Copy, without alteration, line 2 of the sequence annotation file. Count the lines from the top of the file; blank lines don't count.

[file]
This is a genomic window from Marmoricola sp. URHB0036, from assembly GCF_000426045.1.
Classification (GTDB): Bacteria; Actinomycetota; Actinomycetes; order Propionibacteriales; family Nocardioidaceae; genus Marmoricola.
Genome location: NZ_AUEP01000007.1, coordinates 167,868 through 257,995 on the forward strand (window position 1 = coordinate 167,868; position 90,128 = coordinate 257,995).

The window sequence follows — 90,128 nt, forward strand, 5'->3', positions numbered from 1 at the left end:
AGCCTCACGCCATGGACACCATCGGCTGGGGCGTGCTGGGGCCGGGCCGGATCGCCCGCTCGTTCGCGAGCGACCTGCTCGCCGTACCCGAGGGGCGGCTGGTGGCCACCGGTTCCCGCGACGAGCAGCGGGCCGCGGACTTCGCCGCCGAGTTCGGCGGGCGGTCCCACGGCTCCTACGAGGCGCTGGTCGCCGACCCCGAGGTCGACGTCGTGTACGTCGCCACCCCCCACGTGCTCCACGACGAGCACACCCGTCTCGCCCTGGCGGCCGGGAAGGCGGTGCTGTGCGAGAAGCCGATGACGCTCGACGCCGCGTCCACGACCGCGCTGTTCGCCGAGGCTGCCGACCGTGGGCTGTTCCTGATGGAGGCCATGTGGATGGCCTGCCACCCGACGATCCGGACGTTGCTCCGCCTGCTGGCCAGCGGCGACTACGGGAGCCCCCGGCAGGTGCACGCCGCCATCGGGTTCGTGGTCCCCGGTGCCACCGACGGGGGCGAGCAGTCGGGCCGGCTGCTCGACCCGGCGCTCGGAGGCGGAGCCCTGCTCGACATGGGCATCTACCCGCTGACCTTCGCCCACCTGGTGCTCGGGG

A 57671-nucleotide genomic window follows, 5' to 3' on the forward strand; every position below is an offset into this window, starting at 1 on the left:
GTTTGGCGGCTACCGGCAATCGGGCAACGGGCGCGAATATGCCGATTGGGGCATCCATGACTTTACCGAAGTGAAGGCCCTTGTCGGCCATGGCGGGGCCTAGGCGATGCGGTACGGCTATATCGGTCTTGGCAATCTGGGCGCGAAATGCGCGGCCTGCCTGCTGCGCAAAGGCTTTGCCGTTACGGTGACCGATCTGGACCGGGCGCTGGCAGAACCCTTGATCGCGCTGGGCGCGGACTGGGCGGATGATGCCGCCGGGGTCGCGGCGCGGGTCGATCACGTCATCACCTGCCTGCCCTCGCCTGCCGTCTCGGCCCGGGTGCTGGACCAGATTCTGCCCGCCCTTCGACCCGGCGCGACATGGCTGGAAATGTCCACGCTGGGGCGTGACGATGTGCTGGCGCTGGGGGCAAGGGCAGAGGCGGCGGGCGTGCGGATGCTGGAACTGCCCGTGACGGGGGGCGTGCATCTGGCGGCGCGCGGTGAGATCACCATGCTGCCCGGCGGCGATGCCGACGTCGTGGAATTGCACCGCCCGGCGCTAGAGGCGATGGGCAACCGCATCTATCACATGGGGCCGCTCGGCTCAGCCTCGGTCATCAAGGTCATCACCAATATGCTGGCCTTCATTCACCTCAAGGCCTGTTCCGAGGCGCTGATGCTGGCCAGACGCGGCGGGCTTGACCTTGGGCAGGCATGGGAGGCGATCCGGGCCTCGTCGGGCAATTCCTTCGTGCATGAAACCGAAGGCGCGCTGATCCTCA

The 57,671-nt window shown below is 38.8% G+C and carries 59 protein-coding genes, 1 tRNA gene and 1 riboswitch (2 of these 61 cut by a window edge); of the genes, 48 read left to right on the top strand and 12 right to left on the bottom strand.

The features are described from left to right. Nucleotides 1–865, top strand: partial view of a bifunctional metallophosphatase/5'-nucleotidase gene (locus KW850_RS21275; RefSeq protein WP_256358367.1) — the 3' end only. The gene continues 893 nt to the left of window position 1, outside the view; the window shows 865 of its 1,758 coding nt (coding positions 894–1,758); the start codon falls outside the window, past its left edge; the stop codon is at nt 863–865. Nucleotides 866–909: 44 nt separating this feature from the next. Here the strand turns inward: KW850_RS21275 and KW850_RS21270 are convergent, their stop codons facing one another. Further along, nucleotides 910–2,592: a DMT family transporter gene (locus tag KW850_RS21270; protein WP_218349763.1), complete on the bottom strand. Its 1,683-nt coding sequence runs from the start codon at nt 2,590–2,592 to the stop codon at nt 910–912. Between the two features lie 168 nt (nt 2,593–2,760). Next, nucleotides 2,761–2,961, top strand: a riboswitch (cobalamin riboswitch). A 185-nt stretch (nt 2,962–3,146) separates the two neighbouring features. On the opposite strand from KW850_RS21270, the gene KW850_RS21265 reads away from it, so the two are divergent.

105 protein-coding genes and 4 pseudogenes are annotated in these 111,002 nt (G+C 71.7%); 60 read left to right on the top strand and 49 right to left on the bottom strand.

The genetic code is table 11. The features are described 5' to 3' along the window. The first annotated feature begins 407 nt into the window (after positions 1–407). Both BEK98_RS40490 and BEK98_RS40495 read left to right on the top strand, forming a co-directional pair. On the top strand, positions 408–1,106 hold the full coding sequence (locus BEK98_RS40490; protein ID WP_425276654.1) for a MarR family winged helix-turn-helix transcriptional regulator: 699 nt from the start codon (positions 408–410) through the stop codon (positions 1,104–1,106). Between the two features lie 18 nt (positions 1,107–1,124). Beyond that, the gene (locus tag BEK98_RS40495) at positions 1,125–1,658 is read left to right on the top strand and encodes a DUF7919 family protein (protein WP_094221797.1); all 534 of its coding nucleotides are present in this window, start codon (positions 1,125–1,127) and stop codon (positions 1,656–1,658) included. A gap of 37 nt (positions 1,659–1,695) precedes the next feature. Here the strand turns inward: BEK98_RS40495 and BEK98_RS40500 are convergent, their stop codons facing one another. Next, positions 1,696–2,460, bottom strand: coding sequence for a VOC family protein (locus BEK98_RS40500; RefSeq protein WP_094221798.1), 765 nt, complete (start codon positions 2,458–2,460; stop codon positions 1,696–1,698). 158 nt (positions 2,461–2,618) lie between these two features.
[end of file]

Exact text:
Classification (GTDB): Bacteria; Actinomycetota; Actinomycetes; order Propionibacteriales; family Nocardioidaceae; genus Marmoricola.